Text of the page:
For years I was confident that sex, drugs, rock and roll, and athletics would always account for more discretionary time among traditional-aged undergraduates than any activities involving computers and telecommunications. Maybe I was wrong. See below for excerpts from “iPods knock over beer mugs” which imply that we should find ways of using new portable devices and online services to improve teaching and learning.
I’ve also been hearing lately about many respected faculty members and other academic leaders who completely reject blogging, wikis, FaceBook - the new Web-based social networking and collaborative work tools - as utterly lacking intellectual content or educational potential. An unnecessary conflict is growing as more students bring portable devices with Web-browsing capabilities and many other functions into the classroom (and everywhere else they go). Since no one can prevent learners from using these new devices and online services, it might be better to invent more ways to use them within courses – even if not in classrooms.
“iPods knock over beer mugs” By Mike Snider, USA TODAY, in print p. 9D, 6/8/2006;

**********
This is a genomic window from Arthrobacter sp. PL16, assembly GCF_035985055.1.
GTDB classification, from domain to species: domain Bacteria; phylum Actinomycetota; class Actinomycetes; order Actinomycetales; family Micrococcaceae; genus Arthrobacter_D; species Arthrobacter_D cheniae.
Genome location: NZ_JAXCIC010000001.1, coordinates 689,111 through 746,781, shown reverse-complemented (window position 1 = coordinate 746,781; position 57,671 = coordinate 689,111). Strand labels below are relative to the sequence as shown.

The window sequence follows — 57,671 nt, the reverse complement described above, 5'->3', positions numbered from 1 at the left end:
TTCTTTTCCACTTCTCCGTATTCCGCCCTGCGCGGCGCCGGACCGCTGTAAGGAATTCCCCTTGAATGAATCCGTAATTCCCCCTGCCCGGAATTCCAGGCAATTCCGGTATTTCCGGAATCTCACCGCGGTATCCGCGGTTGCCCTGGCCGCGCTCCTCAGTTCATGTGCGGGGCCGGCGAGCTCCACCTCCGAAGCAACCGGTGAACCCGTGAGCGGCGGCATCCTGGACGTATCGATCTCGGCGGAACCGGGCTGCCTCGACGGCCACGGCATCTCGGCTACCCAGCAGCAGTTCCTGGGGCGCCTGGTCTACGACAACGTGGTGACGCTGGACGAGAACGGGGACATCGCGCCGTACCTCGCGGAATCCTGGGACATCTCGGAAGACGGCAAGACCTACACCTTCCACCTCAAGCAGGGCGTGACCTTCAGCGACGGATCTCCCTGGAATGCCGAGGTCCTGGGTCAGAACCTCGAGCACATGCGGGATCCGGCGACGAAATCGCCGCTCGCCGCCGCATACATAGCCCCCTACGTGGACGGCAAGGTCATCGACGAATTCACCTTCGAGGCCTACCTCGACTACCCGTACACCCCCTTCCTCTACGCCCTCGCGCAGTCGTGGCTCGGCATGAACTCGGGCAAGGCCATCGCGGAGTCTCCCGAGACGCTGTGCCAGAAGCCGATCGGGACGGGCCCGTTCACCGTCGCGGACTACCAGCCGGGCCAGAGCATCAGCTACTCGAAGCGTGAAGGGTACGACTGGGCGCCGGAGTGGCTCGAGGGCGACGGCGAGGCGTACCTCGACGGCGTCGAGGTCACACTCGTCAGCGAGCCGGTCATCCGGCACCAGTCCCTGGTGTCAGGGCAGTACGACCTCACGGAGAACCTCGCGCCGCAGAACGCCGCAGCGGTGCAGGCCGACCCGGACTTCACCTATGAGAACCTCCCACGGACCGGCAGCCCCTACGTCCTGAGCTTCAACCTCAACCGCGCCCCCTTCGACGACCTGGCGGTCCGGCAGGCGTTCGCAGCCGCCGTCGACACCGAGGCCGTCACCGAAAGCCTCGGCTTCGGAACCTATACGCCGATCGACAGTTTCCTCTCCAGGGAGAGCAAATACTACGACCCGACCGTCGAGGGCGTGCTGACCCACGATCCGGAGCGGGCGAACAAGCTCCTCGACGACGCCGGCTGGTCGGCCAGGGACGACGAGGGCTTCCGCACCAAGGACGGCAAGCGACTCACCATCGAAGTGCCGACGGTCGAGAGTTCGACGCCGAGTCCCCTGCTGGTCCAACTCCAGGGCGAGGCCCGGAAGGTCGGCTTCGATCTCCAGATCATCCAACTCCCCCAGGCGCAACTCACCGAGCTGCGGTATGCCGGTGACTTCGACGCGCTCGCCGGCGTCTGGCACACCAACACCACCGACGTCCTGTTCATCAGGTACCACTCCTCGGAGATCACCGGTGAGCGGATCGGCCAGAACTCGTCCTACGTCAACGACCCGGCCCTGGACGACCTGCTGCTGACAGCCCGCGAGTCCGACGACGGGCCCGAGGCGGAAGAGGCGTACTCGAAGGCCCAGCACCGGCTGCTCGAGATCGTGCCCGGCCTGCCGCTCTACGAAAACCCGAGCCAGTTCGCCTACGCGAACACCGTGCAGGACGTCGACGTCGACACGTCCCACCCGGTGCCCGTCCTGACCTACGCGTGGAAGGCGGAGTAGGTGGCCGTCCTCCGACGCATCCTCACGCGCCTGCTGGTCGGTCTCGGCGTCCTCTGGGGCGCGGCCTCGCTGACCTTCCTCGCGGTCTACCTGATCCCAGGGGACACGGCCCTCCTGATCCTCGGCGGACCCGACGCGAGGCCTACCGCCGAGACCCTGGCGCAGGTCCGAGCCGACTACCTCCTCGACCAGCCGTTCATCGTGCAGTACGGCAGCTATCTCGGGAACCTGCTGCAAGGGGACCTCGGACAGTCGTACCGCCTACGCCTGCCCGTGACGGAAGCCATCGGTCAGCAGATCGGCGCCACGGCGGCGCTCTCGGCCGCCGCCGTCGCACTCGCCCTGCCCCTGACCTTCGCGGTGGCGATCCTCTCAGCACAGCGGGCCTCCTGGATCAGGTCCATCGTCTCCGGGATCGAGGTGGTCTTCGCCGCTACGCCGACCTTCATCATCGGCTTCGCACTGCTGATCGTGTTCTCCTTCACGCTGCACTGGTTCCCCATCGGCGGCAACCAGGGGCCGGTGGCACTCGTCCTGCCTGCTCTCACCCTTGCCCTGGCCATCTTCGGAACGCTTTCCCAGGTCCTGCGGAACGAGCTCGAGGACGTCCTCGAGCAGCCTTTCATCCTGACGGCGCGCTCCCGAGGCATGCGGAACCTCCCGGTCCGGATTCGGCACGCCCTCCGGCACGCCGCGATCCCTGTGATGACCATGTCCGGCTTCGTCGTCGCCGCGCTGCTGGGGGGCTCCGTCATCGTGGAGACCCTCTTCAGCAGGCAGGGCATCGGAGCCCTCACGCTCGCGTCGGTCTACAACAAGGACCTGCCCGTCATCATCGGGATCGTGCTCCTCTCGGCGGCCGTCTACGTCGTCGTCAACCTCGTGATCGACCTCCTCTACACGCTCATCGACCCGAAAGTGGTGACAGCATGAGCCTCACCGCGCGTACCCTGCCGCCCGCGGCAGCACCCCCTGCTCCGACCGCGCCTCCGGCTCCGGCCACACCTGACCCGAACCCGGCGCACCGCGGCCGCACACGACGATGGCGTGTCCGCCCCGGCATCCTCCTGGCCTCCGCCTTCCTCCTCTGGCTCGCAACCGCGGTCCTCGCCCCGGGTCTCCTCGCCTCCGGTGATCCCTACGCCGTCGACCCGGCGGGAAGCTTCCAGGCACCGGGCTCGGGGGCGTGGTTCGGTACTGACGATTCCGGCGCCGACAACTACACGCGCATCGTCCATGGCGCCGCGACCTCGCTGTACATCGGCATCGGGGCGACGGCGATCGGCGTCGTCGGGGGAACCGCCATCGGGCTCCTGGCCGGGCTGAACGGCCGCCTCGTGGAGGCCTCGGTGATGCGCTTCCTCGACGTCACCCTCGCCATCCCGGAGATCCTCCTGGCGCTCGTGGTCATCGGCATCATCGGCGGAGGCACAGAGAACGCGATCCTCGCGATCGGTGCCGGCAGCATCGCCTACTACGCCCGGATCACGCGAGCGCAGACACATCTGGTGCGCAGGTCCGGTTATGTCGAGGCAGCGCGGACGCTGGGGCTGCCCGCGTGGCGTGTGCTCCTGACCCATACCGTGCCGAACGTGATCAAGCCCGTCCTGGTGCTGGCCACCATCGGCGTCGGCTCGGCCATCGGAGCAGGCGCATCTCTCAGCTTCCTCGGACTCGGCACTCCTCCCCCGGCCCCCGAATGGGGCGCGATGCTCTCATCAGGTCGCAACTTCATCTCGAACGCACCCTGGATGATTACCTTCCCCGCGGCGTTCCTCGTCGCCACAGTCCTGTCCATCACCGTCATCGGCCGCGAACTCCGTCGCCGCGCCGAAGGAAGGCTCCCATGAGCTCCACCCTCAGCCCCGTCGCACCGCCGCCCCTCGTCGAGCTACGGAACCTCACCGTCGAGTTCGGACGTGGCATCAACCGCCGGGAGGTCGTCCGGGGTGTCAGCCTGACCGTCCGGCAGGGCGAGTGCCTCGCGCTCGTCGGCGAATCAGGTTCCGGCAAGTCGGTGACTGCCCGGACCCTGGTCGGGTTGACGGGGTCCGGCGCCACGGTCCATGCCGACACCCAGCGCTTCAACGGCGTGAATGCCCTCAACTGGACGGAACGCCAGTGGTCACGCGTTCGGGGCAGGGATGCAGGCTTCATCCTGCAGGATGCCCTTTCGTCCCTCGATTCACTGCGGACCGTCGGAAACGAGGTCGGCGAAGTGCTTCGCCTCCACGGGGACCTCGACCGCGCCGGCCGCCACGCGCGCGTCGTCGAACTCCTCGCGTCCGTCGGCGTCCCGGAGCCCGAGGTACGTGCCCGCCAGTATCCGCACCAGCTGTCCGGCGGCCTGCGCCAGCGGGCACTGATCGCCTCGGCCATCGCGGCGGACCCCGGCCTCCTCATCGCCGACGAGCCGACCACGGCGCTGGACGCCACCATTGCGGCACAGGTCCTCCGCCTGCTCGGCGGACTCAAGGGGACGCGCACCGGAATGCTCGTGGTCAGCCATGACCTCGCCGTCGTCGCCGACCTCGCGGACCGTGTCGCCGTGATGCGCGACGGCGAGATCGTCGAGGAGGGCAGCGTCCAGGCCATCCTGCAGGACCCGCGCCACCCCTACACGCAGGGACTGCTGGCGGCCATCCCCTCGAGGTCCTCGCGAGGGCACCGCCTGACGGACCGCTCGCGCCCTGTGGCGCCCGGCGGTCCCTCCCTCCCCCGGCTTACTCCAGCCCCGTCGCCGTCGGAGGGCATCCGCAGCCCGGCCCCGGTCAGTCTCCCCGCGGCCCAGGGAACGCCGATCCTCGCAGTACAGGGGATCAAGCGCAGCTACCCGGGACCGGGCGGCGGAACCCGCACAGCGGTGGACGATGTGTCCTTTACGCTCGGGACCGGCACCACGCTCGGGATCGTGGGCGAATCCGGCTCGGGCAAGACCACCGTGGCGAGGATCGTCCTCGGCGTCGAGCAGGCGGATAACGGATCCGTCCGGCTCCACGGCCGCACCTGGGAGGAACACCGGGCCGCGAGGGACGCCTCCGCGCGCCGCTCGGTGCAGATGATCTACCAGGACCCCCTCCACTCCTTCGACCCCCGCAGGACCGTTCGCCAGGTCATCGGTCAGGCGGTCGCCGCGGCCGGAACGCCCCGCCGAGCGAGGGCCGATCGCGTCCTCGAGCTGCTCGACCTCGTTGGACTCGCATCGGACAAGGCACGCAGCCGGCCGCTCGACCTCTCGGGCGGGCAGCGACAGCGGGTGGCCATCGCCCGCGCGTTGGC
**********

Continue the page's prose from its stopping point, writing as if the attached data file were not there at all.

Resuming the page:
[Online Updated 6/7/2006 11:20 PM ET]
Excerpts from article responding to Student Monitor's proprietary “Lifestyle & Media Study”:
[NOTE: Student Monitor is a research firm that does proprietary college student market research.
“Among the findings:
•iPods were the No. 1 "in" thing on campuses; 73% of students mentioned it….
•Drinking beer tied with the college networking site Facebook.com (71%).
[NOTE THAT FaceBook WAS NOT EVEN LISTED AS AN OPTION IN THE 2005 SURVEY!]
•Nos. 4 to 10 were drinking other alcohol (67%), text messaging (66%), downloading music (66%), going to clubs (65%), instant messaging (63%), working out (62%) and coffee (60%).”
For full text of Snider’s article, see: